A key application of energy harvesting systems is radio sensors in building automation systems. In the United States, buildings are the number one user of energy production on an annual basis, closely followed by the transportation and industrial segments.
A wireless network utilizing an energy harvesting technique can link any number of sensors together in a building to reduce HVAC and electricity costs by adjusting the temperature or turning off lights to nonessential areas when the building or rooms within are unoccupied. Furthermore, the cost of energy harvesting electronics is often lower than running supply wires, or the routine maintenance required to replace batteries, so there is clearly an economic gain to be had by adopting a harvested power technique.
Nevertheless, many of the advantages of a wireless sensor network disappear if each node requires its own external power source. Even though ongoing power management developments have enabled electronic circuits to operate longer for a given power supply, this has its limitations, and power energy harvesting provides a complementary approach. Thus, energy harvesting is a means of powering wireless sensor nodes by converting local ambient energy into useable electrical energy. Ambient energy sources include light, heat differentials, mechanical vibration, transmitted RF signals, or any source that can produce an electrical charge through a transducer. These energy sources are all around us and they can be converted into an electrical energy by using a suitable transducer, such as a thermoelectric generator (TEG) for temperature differential, a piezoelectric element for vibration, a photovoltaic cell for sunlight (or indoor lighting), and even galvanic energy from moisture. These so-called “free” energy sources can be used to autonomously power electronic components and systems.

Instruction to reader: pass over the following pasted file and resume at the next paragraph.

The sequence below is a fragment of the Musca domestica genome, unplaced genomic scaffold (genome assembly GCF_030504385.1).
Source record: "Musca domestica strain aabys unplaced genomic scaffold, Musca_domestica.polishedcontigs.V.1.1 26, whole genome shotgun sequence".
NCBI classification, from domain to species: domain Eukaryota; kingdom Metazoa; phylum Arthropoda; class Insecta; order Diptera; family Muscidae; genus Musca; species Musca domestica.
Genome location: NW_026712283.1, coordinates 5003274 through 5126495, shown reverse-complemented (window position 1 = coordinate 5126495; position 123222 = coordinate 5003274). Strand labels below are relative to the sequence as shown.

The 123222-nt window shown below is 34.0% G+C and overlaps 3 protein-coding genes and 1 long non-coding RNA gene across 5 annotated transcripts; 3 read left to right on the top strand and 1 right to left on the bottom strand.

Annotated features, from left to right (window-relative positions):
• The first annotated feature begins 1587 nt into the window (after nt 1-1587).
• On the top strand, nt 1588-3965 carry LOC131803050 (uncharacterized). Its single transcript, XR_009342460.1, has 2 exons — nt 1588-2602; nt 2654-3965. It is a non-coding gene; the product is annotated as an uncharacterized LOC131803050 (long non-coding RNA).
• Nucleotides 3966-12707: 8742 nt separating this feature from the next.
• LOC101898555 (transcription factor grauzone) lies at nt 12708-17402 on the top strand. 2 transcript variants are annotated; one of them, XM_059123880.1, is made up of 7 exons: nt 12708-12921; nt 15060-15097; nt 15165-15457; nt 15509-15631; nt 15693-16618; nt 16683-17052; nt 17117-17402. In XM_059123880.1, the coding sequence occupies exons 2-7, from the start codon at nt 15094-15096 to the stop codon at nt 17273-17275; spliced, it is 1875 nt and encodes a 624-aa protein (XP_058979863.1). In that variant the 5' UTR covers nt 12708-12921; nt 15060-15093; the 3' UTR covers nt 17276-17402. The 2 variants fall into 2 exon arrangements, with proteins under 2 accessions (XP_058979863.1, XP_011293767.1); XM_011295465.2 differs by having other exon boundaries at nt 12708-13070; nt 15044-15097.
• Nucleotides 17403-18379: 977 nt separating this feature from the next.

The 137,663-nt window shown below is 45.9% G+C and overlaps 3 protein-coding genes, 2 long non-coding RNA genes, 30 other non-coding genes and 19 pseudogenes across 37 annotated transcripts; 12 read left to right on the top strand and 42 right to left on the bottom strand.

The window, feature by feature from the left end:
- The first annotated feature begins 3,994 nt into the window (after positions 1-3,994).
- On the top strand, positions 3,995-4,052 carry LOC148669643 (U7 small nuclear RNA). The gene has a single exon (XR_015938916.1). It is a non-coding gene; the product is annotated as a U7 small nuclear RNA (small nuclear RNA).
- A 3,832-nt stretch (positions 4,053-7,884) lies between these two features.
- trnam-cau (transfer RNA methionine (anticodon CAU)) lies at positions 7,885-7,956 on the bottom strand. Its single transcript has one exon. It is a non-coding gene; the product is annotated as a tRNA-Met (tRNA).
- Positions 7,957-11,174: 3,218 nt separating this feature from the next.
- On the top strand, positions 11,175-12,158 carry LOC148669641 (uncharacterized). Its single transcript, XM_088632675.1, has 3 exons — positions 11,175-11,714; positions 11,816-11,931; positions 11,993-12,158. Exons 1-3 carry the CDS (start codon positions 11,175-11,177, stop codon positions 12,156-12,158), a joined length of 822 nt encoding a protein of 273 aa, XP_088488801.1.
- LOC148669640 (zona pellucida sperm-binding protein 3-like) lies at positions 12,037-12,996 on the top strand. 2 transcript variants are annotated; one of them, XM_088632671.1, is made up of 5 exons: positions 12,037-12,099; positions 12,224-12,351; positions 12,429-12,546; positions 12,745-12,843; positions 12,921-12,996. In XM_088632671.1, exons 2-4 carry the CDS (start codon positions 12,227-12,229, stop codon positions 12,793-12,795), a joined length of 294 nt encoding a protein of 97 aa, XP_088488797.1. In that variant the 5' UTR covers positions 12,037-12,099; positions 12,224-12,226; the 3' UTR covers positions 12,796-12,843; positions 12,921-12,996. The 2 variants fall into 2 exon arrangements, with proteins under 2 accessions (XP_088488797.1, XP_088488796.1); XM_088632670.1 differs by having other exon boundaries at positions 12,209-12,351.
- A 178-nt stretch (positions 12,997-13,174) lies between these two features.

With entirely wireless sensor nodes now capable of operating at microwatt average power levels, it is feasible to power them from nontraditional sources. This has led to energy harvesting, which provides the power to charge, supplement, or replace batteries in systems where battery use is inconvenient, impractical, expensive, or dangerous. It can also eliminate the need for wires to carry power or to transmit data.
A typical energy harvesting configuration or wireless sensor node (WSN) is comprised of four blocks, as illustrated in Figure 1. These are:
- Ambient energy sources
- A transducer element and a power conversion circuit to power downstream electronics
- A sensing component that links the node to the physical world and a computing component consisting of a microprocessor or a microcontroller that processes measurement data and stores them in memory
- A communication component consisting of a short-range radio for wireless communication with neighboring nodes and the outside world.
Examples of ambient energy sources include TEGs (or thermopiles) attached to a heat-generating source such as HVAC ducts, or a piezoelectric transducer attached to a vibrating mechanical source such as a windowpane. In the case of a heat source, a compact thermoelectric device can convert small temperature differences into electrical energy. In the case where there are mechanical vibrations or strain, a piezoelectric device can be used to convert these into electrical energy.
Once the electrical energy has been produced, it can then be converted by an energy harvesting circuit and modified into a suitable form to power the downstream electronics. Thus, a microprocessor can wake up a sensor to take a reading or measurement, which can then be manipulated by an analog-to-digital converter (ADC) for transmission via an ultra low power wireless transceiver.